Upstart Is in Trouble if It Can’t Prove Its CEO Is Worth His Income

UPST stock - Upstart Is in Trouble if It Can’t Prove Its CEO Is Worth His Income

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Upstart Holdings (NASDAQ:UPST) filed its annual proxy earlier this month. According to the form, CEO Dave Girouard received almost $15 million in total compensation, nearly all of it in UPST stock options and awards. 

Given its share price is down 48% year-t0-date, those stock options and awards aren’t nearly as valuable as in October. At the time, shares were trading above $400.

The firm’s artificial intelligence-based lending platform does make it stand out in the fintech crowd. However, with its Q1 2022 earnings coming up on May 9, investors will be watching to see if its highly-paid CEO delivers the goods or chokes on its vast number of borrowers with lower FICO scores.   

In early February, I suggested UPST stock at $115 was offering growth at a reasonable price. Now trading in the low $70s, I expect Girouard to deliver on his rich compensation. 

Upstart’s CEO got $7.8 million in stock options, $6.7 million in stock awards and a $455,000 salary for total compensation of $14.96 million. However, that doesn’t tell the whole story. 

As of March 15, Girouard held 12.5 million shares of Upstart, good for 14.46% of the company’s outstanding shares. As a co-founder of the company, that’s not out of the ordinary. When Upstart went public in December 2020, Girouard sold 1 million shares for $18.6 million in proceeds. 

Since then, he’s sold another 544,000 shares. He sold several of them starting in September 2021 as part of a 10b5-1 trading plan at prices between $200 and $340. His most recent sales at the beginning of April were around $108. Conservatively, he’s generated $108 million from those stock sales.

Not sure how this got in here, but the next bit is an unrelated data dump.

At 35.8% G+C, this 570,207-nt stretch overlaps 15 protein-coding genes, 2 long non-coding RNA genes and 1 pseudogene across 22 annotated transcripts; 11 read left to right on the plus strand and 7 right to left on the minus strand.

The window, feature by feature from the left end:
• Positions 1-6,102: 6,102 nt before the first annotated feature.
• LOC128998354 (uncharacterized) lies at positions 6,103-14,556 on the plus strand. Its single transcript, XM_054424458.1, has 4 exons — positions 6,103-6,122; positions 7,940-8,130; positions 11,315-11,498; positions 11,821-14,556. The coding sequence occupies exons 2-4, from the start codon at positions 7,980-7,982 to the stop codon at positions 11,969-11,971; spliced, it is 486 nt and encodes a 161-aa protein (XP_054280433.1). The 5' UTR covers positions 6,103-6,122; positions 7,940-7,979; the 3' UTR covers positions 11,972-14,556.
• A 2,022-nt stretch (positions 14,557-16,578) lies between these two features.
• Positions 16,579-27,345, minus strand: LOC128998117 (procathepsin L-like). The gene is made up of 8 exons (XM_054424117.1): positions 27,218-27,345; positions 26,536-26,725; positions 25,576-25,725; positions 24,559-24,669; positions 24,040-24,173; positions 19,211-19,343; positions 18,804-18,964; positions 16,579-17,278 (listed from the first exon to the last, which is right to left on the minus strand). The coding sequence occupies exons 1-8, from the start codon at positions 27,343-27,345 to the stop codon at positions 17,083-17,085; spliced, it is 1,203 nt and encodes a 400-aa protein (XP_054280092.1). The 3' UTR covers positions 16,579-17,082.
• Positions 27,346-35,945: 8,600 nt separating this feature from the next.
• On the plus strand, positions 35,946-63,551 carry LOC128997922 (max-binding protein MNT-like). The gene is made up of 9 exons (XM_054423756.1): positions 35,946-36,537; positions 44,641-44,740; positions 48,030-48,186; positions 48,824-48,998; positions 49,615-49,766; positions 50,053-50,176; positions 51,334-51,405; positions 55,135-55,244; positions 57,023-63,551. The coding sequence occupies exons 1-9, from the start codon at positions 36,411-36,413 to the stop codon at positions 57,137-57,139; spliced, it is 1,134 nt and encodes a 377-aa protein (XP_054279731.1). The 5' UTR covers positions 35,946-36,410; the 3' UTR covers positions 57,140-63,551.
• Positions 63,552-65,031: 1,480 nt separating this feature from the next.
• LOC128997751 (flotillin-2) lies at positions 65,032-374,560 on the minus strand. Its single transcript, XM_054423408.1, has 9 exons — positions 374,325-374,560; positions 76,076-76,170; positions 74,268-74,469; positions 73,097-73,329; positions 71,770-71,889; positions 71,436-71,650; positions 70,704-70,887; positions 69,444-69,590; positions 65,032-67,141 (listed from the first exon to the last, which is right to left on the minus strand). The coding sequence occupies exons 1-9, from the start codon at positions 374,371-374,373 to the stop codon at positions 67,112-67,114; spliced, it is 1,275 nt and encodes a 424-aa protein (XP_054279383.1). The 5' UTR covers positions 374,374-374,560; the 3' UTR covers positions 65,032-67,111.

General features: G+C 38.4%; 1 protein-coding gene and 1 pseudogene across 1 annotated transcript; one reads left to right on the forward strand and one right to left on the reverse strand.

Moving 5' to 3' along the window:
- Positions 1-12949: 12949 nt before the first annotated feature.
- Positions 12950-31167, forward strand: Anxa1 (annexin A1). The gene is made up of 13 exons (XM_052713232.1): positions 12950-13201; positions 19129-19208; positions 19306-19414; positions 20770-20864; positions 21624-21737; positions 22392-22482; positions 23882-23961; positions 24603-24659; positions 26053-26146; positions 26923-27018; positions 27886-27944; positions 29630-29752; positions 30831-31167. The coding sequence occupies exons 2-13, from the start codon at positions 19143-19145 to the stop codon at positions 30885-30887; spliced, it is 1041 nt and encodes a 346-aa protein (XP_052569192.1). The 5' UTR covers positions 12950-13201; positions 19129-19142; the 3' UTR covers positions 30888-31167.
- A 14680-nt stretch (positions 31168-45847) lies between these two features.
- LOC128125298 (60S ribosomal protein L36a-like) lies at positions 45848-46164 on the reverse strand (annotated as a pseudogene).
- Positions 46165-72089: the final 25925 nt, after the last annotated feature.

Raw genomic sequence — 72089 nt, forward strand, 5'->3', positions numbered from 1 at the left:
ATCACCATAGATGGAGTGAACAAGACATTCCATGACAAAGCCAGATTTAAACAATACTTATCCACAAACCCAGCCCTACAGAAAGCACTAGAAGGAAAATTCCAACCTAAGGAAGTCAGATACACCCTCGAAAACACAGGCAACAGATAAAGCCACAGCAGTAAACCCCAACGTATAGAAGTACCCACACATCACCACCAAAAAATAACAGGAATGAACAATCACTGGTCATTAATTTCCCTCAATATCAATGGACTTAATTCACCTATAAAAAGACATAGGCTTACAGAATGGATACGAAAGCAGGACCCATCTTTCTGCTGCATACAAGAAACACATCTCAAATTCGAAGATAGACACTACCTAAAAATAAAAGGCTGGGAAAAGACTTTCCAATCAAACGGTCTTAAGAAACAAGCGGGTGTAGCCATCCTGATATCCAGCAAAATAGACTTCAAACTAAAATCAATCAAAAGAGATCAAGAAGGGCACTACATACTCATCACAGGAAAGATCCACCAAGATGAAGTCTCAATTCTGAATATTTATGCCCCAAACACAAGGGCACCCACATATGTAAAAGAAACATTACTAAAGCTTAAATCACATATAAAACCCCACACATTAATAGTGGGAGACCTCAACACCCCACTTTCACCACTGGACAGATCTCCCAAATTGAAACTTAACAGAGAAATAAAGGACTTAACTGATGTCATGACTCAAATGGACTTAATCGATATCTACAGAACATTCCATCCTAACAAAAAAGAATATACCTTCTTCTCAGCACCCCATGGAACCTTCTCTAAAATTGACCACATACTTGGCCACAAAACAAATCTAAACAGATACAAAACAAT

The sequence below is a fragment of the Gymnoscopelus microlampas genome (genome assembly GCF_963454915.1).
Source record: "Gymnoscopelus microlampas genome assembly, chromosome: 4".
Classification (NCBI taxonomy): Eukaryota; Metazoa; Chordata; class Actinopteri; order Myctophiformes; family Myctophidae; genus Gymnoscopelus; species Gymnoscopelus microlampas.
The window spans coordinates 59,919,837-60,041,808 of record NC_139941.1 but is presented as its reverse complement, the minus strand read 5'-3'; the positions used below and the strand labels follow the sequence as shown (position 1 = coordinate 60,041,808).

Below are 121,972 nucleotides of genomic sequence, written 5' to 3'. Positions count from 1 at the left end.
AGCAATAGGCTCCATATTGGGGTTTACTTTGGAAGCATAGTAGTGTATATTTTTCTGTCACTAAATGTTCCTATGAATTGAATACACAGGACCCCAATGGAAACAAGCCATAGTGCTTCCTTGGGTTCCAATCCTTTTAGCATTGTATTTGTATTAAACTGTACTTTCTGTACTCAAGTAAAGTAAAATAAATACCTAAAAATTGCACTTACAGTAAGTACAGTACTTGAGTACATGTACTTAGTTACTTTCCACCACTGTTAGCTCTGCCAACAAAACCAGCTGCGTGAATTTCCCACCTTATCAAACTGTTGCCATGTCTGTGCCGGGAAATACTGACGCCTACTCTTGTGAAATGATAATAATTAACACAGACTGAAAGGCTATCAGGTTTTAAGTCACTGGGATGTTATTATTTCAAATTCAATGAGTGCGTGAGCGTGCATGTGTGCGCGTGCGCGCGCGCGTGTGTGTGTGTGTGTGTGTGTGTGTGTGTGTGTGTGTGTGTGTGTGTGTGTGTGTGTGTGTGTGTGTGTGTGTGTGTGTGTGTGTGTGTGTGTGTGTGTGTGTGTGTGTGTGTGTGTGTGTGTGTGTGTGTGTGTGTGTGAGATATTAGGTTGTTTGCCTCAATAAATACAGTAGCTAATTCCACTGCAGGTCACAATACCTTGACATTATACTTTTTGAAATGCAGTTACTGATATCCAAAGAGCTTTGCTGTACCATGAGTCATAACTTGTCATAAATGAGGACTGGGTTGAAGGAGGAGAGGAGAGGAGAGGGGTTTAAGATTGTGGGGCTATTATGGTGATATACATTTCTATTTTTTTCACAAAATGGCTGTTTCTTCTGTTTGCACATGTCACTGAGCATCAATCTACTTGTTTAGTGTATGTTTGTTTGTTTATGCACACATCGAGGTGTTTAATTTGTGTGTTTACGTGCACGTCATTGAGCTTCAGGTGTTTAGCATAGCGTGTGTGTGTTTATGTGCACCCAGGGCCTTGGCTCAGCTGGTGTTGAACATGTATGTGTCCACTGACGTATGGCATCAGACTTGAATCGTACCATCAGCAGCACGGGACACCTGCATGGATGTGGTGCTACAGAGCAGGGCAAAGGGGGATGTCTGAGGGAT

And, as the DEF 14A shows, he keeps getting more. A lot more.

As I stated in the introduction, investors ought to be looking for something in the May report to indicate the company’s lending algorithm is living up to its reputation for weeding out prime borrowers amongst those with lower FICO scores. 

If it shows its algorithm continues to work as it was intended, then I would say Girouard’s earned every penny of his multi-million stock options and awards. But that’s a big “if.” 

A recession could be around the corner. If it’s taking on more borrowers with low FICO scores and they turn out to be duds, UPST stock won’t be $70; it will be half that or worse. Mark May 9 on your calendars. It could be a difference-maker.              

On the date of publication, Will Ashworth did not have (either directly or indirectly) any positions in the securities mentioned in this article. The opinions expressed in this article are those of the writer, subject to the InvestorPlace.com Publishing Guidelines.

Will Ashworth has written about investments full-time since 2008. Publications where he’s appeared include InvestorPlace, The Motley Fool Canada, Investopedia, Kiplinger, and several others in both the U.S. and Canada. He particularly enjoys creating model portfolios that stand the test of time. He lives in Halifax, Nova Scotia.


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